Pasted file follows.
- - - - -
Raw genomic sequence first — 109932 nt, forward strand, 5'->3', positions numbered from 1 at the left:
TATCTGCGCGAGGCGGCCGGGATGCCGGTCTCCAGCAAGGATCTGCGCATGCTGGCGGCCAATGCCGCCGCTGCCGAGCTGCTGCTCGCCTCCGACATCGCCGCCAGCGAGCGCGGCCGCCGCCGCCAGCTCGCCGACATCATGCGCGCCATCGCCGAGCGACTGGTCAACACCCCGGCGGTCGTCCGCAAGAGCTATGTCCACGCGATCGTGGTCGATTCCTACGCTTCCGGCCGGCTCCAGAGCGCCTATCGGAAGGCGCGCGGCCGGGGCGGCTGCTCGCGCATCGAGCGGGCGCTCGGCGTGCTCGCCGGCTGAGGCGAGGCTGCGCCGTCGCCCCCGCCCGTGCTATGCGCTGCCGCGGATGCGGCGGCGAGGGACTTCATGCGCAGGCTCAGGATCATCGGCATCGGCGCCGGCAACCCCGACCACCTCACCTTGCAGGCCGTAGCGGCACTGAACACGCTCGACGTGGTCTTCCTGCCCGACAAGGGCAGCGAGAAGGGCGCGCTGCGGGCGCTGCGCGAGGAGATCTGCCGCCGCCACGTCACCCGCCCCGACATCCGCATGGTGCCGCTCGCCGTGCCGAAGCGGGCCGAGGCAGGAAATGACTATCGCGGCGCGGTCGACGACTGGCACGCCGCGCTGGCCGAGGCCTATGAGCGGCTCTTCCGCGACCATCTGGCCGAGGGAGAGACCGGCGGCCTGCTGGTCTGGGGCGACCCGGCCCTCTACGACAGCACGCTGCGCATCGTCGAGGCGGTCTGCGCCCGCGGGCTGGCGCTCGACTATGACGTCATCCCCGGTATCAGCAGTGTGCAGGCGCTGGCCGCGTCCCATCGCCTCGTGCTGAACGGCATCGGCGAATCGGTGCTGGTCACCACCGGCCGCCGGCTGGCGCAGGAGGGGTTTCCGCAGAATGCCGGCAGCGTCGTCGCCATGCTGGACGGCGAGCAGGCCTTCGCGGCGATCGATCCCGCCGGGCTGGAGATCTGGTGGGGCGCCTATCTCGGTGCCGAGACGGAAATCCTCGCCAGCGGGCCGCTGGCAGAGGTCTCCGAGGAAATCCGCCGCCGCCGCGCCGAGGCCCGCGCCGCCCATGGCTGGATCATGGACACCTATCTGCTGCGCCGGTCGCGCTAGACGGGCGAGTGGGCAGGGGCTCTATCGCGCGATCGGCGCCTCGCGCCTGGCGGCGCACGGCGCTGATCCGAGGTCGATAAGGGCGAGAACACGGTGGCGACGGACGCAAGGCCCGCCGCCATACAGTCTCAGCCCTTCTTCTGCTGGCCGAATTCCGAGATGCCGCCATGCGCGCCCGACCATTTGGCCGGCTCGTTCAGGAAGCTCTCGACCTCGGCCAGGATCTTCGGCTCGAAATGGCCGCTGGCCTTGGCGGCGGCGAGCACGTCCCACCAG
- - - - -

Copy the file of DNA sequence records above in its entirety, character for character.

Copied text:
Raw genomic sequence first — 109932 nt, forward strand, 5'->3', positions numbered from 1 at the left:
TATCTGCGCGAGGCGGCCGGGATGCCGGTCTCCAGCAAGGATCTGCGCATGCTGGCGGCCAATGCCGCCGCTGCCGAGCTGCTGCTCGCCTCCGACATCGCCGCCAGCGAGCGCGGCCGCCGCCGCCAGCTCGCCGACATCATGCGCGCCATCGCCGAGCGACTGGTCAACACCCCGGCGGTCGTCCGCAAGAGCTATGTCCACGCGATCGTGGTCGATTCCTACGCTTCCGGCCGGCTCCAGAGCGCCTATCGGAAGGCGCGCGGCCGGGGCGGCTGCTCGCGCATCGAGCGGGCGCTCGGCGTGCTCGCCGGCTGAGGCGAGGCTGCGCCGTCGCCCCCGCCCGTGCTATGCGCTGCCGCGGATGCGGCGGCGAGGGACTTCATGCGCAGGCTCAGGATCATCGGCATCGGCGCCGGCAACCCCGACCACCTCACCTTGCAGGCCGTAGCGGCACTGAACACGCTCGACGTGGTCTTCCTGCCCGACAAGGGCAGCGAGAAGGGCGCGCTGCGGGCGCTGCGCGAGGAGATCTGCCGCCGCCACGTCACCCGCCCCGACATCCGCATGGTGCCGCTCGCCGTGCCGAAGCGGGCCGAGGCAGGAAATGACTATCGCGGCGCGGTCGACGACTGGCACGCCGCGCTGGCCGAGGCCTATGAGCGGCTCTTCCGCGACCATCTGGCCGAGGGAGAGACCGGCGGCCTGCTGGTCTGGGGCGACCCGGCCCTCTACGACAGCACGCTGCGCATCGTCGAGGCGGTCTGCGCCCGCGGGCTGGCGCTCGACTATGACGTCATCCCCGGTATCAGCAGTGTGCAGGCGCTGGCCGCGTCCCATCGCCTCGTGCTGAACGGCATCGGCGAATCGGTGCTGGTCACCACCGGCCGCCGGCTGGCGCAGGAGGGGTTTCCGCAGAATGCCGGCAGCGTCGTCGCCATGCTGGACGGCGAGCAGGCCTTCGCGGCGATCGATCCCGCCGGGCTGGAGATCTGGTGGGGCGCCTATCTCGGTGCCGAGACGGAAATCCTCGCCAGCGGGCCGCTGGCAGAGGTCTCCGAGGAAATCCGCCGCCGCCGCGCCGAGGCCCGCGCCGCCCATGGCTGGATCATGGACACCTATCTGCTGCGCCGGTCGCGCTAGACGGGCGAGTGGGCAGGGGCTCTATCGCGCGATCGGCGCCTCGCGCCTGGCGGCGCACGGCGCTGATCCGAGGTCGATAAGGGCGAGAACACGGTGGCGACGGACGCAAGGCCCGCCGCCATACAGTCTCAGCCCTTCTTCTGCTGGCCGAATTCCGAGATGCCGCCATGCGCGCCCGACCATTTGGCCGGCTCGTTCAGGAAGCTCTCGACCTCGGCCAGGATCTTCGGCTCGAAATGGCCGCTGGCCTTGGCGGCGGCGAGCACGTCCCACCAG